Executive summary

At a moment when many countries in the Middle East and North Africa (MENA) are looking to accelerate economic growth and build more stable, open societies, enabling women’s economic empowerment holds one of the keys. If women were to be as equally involved as men in labour markets, the MENA region could see its gross domestic product (GDP) boosted by as much as 47%. This report reveals that change is underway across the region. It presents 24 detailed case studies of recent legislative, policy and institutional reforms to support women’s economic empowerment in Egypt, Jordan, Morocco and Tunisia. The report draws out some of the common factors behind the success of these reforms and their implementation. Despite the challenges some countries face, some of which are exacerbated with the ongoing COVID-19 crisis, the report asserts that progress can be nurtured further through targeted, inclusive and co-ordinated policy actions.

  • Education. Women in Egypt, Jordan, Morocco and Tunisia are more educated than ever before. Gender gaps in education are almost closed, especially at tertiary level, with women in some countries catching up with men in the male-dominated fields of science, technology and maths. Their academic progress, however, has not translated into equally improved access to economic opportunity.

  • Equality in work. The four countries have undertaken legislative reforms and led numerous initiatives to facilitate women’s participation in the labour market and enhance their rights at work. These include measures to promote equal pay, introduce flexible work options, encourage gender balance in corporate leadership and address sexual harassment in the workplace. The private sector is increasingly taking gender equality initiatives to encourage women’s participation in the labour force.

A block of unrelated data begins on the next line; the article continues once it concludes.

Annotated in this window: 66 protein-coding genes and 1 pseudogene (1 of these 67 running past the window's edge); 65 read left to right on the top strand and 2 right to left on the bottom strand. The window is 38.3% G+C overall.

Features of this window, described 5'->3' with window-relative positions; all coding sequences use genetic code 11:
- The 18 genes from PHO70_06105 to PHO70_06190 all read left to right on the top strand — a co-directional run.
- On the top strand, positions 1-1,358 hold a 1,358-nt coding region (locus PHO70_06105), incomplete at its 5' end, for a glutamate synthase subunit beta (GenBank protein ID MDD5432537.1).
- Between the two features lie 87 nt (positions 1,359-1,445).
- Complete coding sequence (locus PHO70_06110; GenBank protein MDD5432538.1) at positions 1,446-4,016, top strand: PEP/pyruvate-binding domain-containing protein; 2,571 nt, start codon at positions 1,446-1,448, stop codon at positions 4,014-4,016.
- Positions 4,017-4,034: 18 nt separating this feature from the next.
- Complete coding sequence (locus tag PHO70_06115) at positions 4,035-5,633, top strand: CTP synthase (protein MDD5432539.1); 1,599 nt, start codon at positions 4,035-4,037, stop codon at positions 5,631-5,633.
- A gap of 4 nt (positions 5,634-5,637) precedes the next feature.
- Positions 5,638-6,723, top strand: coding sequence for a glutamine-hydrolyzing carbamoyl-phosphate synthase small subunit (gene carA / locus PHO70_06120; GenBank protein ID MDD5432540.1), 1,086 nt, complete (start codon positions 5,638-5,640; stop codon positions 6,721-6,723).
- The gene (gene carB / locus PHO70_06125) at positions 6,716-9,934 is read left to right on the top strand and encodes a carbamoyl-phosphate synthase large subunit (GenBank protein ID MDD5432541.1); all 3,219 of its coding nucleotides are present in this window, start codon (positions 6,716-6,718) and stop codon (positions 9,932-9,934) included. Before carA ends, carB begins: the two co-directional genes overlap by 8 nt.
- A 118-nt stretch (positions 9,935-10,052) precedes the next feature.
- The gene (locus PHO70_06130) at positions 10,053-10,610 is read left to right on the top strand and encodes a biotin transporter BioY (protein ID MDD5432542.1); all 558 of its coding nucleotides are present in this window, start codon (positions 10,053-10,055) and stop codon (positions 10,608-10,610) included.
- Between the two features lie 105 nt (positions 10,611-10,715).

• Work-life balance. Countries have made efforts to reform their social protection systems to enhance women’s work-life balance and ease their unpaid care burdens. Introducing paternity leave and providing better options for childcare are some examples of how countries are stimulating women’s labour force participation and trying to encourage men to engage in more unpaid care work.

  • Women as entrepreneurs. Countries are trying to boost female entrepreneurship and formalise businesses. These measures include facilitating women entrepreneurs’ access to information, financial services, markets, investment opportunities, land and other assets.

  • Women as leaders. The reform process is also becoming more inclusive, thanks to a number of initiatives to enhance women’s membership and leadership in ministries of labour and employment as well as in workers’ and employers’ organisations. This could result in better gender equality outcomes for social dialogue and collective bargaining. This progress was made apparent during the COVID-19 crisis in governments’ efforts to integrate national women’s machineries into the bodies in charge of developing the countries’ crisis response.

  • Vulnerable women. Particular attention has been given to improving the situation of vulnerable women workers, such as domestic workers, rural women and women refugees. Efforts are also underway to address the high rates of violence against women and girls in the private sphere, in public and in the workplace. The extent of the reforms differs significantly between countries, however, and their level of implementation remains to be seen.

Despite this progress, female labour force participation rates in the four countries remain among the lowest in the world. The region has the largest global gender entrepreneurship gap, with women in MENA significantly less likely to run their own businesses than men. In general, women operate businesses with lower levels of capitalisation and are more reliant on self-financing. This is especially true for women in the informal economy, who cannot easily get access to credit. Because of the COVID-19 crisis, these women are therefore more likely to have to close their businesses for extended periods with substantially reduced or no revenues.